The meteors actually have nothing to do with the stars we see from Earth, as being part of Perseus. It just appears as though the meteors originate from Perseus.
In fact, the rock fragments are close to the Earth – that's why they burn in our atmosphere.
They are very close, just a few hundred miles – not many, many light years distant like the stars.
But, if you trace-back the bright trails of meteors we see, they appear to originate from the stars of Perseus.
When can you see them?
The Perseid meteor shower actually starts in late July and runs to late August. However, the best time to view is around the peak.
It's not precise, but the 2009 peak is expected on August 12th at around 15.00 hours UT. There is some uncertainty, so it's very worthwhile to observe either side of this.
In particular for European observers, the hours of darkness either side the peak hours, may well prove more fruitful! So try the previous Tuesday night, as well as the night of Wednesday 12th.
And there is also a potentially prominent Moon to contend with. It will not set below the horizon until the early hours of the morning.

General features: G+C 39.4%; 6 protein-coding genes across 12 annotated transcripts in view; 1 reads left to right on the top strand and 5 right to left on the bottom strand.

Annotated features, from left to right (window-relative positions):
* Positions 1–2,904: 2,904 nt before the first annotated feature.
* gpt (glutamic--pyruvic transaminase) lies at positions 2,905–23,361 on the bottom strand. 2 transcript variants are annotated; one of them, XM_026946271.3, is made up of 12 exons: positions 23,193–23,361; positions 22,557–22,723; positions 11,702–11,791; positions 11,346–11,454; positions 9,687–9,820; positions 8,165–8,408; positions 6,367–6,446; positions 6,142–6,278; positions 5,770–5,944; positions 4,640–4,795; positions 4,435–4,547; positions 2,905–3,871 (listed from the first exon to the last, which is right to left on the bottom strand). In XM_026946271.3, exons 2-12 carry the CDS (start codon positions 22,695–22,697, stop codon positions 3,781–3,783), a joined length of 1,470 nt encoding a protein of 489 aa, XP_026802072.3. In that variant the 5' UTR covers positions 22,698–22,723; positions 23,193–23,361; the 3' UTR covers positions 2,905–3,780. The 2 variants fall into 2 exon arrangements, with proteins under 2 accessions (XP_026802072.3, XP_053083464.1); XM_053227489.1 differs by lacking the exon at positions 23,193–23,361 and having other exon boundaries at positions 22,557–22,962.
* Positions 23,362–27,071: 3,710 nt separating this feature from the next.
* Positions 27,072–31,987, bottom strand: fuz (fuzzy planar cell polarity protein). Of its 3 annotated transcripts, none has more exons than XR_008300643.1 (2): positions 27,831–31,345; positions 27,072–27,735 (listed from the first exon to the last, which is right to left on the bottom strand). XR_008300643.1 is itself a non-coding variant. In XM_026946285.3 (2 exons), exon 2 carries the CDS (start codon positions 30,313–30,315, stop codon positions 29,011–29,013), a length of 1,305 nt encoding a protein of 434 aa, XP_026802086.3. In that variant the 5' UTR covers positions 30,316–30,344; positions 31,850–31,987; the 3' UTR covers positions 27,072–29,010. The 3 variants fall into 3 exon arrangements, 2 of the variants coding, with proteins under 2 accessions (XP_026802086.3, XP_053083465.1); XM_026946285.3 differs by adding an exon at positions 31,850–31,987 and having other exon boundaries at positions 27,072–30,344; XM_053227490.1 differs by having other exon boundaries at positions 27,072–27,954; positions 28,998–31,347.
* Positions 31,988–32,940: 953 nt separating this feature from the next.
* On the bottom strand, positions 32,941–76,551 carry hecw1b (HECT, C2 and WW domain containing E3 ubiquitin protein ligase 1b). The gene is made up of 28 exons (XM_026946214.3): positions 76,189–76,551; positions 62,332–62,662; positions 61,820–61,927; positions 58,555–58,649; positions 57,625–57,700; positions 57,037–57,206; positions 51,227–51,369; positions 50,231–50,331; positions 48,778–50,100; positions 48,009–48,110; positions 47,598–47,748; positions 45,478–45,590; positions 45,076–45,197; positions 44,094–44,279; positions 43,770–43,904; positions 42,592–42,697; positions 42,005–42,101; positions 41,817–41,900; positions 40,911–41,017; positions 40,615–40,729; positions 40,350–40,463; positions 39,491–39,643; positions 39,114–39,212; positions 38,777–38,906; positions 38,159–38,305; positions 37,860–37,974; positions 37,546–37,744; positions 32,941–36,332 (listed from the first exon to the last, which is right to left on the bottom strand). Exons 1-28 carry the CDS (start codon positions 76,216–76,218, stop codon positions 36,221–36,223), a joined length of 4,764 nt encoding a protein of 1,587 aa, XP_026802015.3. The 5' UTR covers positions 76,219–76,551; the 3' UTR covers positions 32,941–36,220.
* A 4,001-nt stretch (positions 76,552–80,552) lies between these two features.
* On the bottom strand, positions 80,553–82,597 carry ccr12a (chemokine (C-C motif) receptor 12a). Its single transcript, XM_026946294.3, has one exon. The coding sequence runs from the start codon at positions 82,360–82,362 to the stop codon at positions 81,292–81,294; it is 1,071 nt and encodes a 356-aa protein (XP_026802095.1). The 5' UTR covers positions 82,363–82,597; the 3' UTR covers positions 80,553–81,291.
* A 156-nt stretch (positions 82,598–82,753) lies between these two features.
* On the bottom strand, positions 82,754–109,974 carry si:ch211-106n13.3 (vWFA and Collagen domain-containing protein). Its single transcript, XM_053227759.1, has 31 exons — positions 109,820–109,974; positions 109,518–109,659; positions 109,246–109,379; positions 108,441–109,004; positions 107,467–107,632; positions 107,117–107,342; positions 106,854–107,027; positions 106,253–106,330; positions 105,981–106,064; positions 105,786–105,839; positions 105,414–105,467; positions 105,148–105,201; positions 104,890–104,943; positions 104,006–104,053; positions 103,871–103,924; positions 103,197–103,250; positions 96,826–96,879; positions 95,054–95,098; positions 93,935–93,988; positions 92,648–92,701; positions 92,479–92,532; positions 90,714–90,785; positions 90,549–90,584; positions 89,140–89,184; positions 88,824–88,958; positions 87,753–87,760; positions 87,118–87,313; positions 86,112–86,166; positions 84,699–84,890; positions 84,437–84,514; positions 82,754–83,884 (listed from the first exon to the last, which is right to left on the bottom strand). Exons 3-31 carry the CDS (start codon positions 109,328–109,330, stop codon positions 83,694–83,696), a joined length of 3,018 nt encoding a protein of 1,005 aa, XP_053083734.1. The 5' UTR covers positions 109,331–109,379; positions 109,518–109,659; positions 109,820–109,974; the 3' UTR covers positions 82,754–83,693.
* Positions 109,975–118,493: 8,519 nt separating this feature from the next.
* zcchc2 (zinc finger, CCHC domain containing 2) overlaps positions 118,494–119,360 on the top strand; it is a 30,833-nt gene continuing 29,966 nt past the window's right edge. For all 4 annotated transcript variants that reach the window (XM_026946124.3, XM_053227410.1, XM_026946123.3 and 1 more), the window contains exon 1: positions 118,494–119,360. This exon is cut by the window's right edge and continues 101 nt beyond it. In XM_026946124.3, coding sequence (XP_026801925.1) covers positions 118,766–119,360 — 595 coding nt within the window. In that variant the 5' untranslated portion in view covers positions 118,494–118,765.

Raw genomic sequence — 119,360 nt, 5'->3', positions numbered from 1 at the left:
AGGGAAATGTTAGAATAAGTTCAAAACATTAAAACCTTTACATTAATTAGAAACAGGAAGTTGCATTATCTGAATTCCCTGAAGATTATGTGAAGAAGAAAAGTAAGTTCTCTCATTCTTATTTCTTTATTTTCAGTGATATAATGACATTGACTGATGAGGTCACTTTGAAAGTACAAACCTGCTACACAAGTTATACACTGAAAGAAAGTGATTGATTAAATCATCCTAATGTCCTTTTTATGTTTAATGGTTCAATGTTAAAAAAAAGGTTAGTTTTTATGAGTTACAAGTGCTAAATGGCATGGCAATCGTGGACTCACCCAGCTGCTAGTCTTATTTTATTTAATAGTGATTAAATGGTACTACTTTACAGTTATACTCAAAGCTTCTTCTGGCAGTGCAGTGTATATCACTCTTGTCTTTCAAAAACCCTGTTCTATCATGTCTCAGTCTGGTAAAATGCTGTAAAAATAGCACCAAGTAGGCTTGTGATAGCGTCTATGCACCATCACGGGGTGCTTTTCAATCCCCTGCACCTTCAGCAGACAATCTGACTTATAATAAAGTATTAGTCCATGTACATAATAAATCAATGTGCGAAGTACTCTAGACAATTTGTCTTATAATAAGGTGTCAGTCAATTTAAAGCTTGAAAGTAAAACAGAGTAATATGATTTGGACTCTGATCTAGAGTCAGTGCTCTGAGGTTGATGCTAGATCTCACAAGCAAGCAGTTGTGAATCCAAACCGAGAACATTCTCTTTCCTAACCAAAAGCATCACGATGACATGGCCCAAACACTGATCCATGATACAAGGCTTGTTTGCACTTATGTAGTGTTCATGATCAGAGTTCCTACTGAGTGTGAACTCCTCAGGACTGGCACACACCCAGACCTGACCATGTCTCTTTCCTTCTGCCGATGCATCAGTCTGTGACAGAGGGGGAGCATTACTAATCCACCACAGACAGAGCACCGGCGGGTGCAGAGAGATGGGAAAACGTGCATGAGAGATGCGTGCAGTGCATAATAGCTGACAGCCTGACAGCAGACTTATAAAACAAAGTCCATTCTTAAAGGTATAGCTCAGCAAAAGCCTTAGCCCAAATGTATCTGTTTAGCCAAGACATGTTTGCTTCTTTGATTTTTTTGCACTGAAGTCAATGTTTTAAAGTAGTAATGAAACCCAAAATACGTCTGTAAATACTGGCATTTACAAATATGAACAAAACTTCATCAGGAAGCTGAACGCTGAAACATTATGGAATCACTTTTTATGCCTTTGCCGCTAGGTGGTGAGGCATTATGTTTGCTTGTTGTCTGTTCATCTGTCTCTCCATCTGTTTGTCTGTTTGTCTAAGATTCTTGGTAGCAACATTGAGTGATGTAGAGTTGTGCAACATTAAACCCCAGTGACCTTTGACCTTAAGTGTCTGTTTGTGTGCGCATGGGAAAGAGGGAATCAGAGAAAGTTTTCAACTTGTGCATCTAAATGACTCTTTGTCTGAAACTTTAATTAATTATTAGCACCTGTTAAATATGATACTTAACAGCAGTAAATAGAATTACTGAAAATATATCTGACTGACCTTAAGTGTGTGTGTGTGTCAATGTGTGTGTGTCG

What equipment do you need to observe the meteor shower?
The good news is none! Just use your eyes.
It will help your observation if you give your eyes some time (say 15 minutes), to become adapted to the darkness.
Binoculars my also help, but on the other hand, they may restrict your view to a small part of the sky.
The meteors originate in the region of Perseus, but they may appear in view just about anywhere in the sky. Although, if you were to track-back their trails, you would get to Perseus.
Can they be measured, at all?
Yes. Keen astronomers count how many appear in a fixed period of time, in a certain area of the sky. This is expressed as a Zenithal Hourly Rate (ZHR).
We may expect around 100 streaks of meteor light across the sky per hour, at or near the shower peak.
Do watch out for them on Wednesday 12th August and during hours of darkness, before and after.